KELLMAN: Labor Organizing Must Challenge Corporate Rule

March 1, 2011
Peter Kellman

It is time for labor to go beyond signing contracts with corporations. We need to start challenging the very concept of corporate privilege and rule.

The people of this country need to act on the understanding that we the people create corporations through our state legislatures. As the Pennsylvania Legislature declared in 1834; "A corporation in law is just what the incorporation act makes it. It is the creature of the law and may be molded to any shape or for the purpose the Legislature may deem most conducive for the common good." If we don't mold corporations, they will continue to mold us. They will mold us at the expense of our rights, our health, our democracy, our communities, our environment and most importantly our souls.

For almost 80 years, labor's message has been primarily limited to protecting the interests of organized workers. But workers¹ rights don't exist in a vacuum. A fundamental law of physics can also be applied to politics: two things cannot occupy the same place at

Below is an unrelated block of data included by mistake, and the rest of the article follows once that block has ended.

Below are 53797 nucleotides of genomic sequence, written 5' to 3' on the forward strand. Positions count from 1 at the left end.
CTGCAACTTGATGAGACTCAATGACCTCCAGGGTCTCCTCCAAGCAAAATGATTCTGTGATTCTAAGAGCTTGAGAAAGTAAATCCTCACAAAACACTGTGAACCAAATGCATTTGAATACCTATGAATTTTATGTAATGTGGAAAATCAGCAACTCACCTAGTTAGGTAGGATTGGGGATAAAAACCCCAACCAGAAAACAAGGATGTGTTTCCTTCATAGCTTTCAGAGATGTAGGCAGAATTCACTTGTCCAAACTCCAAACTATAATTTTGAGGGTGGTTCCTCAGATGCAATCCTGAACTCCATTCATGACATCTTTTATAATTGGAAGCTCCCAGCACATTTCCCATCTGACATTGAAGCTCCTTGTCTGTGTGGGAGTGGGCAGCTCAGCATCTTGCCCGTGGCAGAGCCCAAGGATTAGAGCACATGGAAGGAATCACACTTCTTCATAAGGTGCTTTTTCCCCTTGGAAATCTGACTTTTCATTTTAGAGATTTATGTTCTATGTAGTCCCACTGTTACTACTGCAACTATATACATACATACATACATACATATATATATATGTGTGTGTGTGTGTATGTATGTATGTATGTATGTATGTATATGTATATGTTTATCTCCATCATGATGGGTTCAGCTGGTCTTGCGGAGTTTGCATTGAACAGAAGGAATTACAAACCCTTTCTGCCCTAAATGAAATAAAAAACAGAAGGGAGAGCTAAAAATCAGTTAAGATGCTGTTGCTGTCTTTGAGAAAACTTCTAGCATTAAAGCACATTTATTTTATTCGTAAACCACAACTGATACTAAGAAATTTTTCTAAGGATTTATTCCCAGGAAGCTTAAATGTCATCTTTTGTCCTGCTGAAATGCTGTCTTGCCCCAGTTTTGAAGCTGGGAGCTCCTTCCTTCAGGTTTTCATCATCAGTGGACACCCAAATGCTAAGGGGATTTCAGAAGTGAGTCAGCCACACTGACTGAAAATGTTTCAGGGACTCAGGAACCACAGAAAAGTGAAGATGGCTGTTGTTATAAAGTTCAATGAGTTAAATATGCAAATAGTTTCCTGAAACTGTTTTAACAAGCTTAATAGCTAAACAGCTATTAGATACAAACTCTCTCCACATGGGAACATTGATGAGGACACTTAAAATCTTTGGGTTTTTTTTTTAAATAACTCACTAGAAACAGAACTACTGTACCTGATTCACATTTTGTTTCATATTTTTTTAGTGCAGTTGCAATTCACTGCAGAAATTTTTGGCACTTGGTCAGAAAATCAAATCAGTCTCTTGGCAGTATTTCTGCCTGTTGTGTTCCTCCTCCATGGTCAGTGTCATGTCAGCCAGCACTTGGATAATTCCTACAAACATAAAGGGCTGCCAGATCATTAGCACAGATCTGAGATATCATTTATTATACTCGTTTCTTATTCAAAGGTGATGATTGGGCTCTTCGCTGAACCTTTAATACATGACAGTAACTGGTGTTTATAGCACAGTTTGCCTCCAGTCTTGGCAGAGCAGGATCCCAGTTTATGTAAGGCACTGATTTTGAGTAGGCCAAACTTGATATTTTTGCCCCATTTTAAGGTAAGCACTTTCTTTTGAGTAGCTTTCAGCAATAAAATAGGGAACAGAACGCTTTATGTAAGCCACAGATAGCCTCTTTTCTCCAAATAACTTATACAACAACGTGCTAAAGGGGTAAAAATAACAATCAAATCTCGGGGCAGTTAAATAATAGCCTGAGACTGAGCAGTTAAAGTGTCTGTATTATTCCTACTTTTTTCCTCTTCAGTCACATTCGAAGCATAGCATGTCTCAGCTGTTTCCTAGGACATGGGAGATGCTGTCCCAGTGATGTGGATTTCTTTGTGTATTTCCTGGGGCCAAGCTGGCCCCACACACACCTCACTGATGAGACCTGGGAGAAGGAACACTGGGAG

" imagine the message that labor would be sending by voluntarily giving up that corrupting influence on our body politic, the Political Action Committee. "

the same time. Workers' rights in this country have been relegated to a little space under a chair in the corner of a large room occupied by corporate "rights"-- in quotes because only people can have rights, and corporations are not people.

People have rights, inalienable rights. Corporations have only the privileges we the people give them, because corporations are created by people through their legislatures. Corporations are not mentioned in the United States Constitution. Their constitutional privileges stem from Supreme Court cases, judge-made law. These judges are lawyers, appointed for life. In Santa Clara County v. the Southern Pacific Railroad Corporation (1886), the Supreme Court of the United States declared that "...equal protection of the laws, applies to these corporations." The meaning of the Court was clear: corporations are persons under the law deserving "equal protection."